Anyone who lives or owns a small business in the neighborhoods about to be negatively affected has a right to express their displeasure at the hardships to come. We will lose access to nearby vendors and services for years, for a project that doesn’t benefit us – it’s already a piece of cake for us to hop on the H or the 50 or the 125 and get to where we’re going – and which will bring noise and pollution and disruption for years. Some of us will lose our homes. A greenbelt and heron rookery will be destroyed.We know it’s supposed to be about serving the greater good but that doesn’t mean we have to like it.  If you don’t live in North Delridge or Pigeon Point, it’s easy for you to be gung ho. Be honest about how thrilled you would be if you knew this concrete mess might take over your neighborhood.

    • YT July 8, 2024 (6:47 pm)

      North Delridge resident here, very much looking forward to light rail in my neighborhood. 

    • WS Res July 8, 2024 (7:12 pm)

      It’s literally coming three blocks from my house. I’m thrilled. The self-pity commenters like you show is morbidly fascinating in the way a car wreck is fascinating, but I’m tired of it delaying this project.

      • CarDriver July 8, 2024 (8:10 pm)

        WS Res. Tell us why you’d be thrilled if it came over the top of your house or they had to bulldoze your house 

        • k July 9, 2024 (11:26 am)

          I would literally let them put a pillar in my front yard if it meant having mass transit in my neighborhood.  

  • Jay July 8, 2024 (3:26 pm)

    The problem is that NIMBYs generally have more free time than any of the rest of us could ever hope for. While they are obstructing and fighting progress, we’re working, cleaning, cooking, taking care of kids, etc. Just look at the people who show up to meetings like this.

    • CarDriver July 8, 2024 (6:54 pm)

      Jay. Please elaborate on why you(and others?)actually believe that “nimbys” somehow have “more time” than others.

      • Hoon July 8, 2024 (10:16 pm)

        Homeowning retirees

        • CarDriver July 9, 2024 (6:52 am)

          Hoon. So if you’re a homeowner and a retiree you’re automatically a “nimby”?? HUH??????

          • k July 9, 2024 (11:30 am)

            Not every retiree homeowner is a NIMBY, but most NIMBYs are homeowners and a majority of them do not work.  There’s a reason you don’t see the same level of nonsense Seattle Process and pushback against public works projects in neighborhoods that are predominantly renters, or economically challenged.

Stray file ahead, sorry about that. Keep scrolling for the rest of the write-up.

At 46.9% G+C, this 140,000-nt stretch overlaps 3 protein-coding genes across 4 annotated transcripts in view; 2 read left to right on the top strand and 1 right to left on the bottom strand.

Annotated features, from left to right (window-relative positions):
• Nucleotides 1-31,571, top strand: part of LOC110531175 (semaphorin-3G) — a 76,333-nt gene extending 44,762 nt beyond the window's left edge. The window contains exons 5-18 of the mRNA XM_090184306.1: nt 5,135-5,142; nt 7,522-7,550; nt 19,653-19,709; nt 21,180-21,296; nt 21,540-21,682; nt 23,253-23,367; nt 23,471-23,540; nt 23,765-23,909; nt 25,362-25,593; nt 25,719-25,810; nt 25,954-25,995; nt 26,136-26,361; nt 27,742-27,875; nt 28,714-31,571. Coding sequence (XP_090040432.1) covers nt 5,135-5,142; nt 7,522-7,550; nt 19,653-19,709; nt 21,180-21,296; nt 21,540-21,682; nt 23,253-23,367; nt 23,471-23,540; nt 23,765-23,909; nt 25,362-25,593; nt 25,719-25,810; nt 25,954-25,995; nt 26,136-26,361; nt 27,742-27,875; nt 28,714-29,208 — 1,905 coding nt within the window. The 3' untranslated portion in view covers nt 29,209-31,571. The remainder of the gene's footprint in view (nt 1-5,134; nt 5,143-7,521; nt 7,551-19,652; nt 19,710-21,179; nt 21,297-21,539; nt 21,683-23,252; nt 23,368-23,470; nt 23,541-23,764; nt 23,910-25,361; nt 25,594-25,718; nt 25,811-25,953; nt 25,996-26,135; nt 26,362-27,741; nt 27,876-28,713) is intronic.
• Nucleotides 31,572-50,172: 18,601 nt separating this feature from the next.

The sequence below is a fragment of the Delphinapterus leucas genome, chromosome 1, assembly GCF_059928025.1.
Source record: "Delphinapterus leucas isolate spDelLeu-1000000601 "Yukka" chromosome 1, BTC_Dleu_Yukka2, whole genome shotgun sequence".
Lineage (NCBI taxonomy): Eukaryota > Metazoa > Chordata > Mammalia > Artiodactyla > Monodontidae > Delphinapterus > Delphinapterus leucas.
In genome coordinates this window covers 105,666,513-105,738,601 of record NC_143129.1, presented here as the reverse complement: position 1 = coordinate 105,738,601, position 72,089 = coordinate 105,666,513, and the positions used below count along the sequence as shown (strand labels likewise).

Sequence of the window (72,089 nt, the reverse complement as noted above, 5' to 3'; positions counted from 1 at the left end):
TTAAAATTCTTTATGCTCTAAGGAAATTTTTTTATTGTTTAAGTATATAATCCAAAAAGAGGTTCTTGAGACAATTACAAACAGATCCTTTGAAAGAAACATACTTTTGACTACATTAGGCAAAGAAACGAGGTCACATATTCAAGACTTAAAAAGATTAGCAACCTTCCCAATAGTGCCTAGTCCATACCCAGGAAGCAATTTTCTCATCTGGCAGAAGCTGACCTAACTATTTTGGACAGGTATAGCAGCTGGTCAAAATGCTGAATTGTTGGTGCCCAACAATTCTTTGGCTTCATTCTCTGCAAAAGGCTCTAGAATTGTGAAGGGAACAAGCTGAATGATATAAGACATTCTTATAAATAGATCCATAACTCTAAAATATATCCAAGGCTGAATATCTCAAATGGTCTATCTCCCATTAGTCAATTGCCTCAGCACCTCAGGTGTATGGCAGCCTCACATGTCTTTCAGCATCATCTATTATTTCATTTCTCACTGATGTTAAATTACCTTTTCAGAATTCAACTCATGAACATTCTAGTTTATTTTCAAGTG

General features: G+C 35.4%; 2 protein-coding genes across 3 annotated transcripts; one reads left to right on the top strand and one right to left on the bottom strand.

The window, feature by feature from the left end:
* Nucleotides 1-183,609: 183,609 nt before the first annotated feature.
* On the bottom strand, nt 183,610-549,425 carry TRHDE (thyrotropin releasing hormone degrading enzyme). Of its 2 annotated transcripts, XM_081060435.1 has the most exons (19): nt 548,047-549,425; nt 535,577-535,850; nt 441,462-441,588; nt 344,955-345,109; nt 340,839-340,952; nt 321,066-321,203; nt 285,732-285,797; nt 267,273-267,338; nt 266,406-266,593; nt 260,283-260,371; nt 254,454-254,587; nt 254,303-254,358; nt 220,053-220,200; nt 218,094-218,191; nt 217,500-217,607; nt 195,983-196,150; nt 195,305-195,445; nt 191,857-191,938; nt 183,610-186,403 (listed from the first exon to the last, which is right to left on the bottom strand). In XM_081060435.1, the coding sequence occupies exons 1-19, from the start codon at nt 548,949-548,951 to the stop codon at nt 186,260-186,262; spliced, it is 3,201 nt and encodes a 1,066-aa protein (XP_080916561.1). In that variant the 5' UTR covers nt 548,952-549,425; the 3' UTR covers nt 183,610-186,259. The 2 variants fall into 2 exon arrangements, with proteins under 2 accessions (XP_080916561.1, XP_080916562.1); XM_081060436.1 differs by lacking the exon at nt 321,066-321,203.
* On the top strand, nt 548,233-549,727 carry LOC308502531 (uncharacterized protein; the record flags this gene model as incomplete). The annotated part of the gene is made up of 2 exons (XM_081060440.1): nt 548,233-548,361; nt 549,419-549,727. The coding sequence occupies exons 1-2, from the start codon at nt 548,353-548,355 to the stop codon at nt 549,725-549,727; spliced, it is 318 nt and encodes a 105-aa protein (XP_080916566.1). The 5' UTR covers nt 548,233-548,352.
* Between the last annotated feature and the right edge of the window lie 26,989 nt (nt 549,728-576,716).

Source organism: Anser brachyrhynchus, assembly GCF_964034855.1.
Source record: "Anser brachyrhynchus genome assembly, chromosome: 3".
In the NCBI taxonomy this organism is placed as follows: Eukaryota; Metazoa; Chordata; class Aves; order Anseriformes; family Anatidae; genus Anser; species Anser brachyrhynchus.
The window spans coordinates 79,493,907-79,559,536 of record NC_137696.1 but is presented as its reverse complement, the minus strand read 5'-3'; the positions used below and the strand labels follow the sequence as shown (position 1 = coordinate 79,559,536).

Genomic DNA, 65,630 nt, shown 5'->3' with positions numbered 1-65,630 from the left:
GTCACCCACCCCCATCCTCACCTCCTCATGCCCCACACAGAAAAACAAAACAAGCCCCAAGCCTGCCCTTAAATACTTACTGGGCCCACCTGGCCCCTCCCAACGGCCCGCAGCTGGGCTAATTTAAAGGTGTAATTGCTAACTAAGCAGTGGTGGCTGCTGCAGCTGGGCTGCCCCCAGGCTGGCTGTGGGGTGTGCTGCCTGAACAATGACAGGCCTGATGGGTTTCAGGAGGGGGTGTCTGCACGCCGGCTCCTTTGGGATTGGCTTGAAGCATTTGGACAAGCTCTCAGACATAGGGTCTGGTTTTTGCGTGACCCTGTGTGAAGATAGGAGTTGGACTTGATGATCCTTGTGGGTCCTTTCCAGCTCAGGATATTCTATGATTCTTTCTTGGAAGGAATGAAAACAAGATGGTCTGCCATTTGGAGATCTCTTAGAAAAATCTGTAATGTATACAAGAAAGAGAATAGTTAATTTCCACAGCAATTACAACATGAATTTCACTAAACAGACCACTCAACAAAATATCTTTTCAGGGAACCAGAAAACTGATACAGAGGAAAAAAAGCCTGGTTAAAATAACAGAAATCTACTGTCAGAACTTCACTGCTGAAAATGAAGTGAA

• West Marge July 8, 2024 (4:19 pm)

    This is an outrageous waste of money. Millions of dollars to get people 1.5 miles to sodo. 10 years of construction and endless amounts of concrete to get only 100 cars off of the bridge during peak time. Where’s the no build option? hundreds of displaced humans and destruction of wildlife habitat on Duwamish treaty land. It’s just not worth it.

    • WS Res July 8, 2024 (7:12 pm)

      Ooh thanks West Marge, I think that’s the full BINGO and we  hadn’t had one yet in the comments.

  • Sona July 9, 2024 (8:39 pm)

    I remember when we only had the lower bridge in early 1980’s, and the boom that took place after the second bridge was built. The real estate market went crazy; West Seattle stopped being a sleepy small town. New restaurants and businesses opened. Suddenly, we became a desired place to live for all ages. The disruption to build the second bridge in comparison to suggested LR project is nothing. The project started in 1981 and delivered in 1984.https://en.wikipedia.org/wiki/West_Seattle_BridgeThere is no such “happy ending” for LR project. It’s incredibly expensive with an estimated lead time of 6-8 years … and it’s only a starter project that will serve a very small sector of WS. During construction years, the real estate market will be flat, property values will be down and rental markets will suffer. In addition it’s hard to predict the impact of what AI will bring to our doorstep. I think some people are in fantasy land. This project has a very long lead time.and the disruption to our daily life is going to be painful.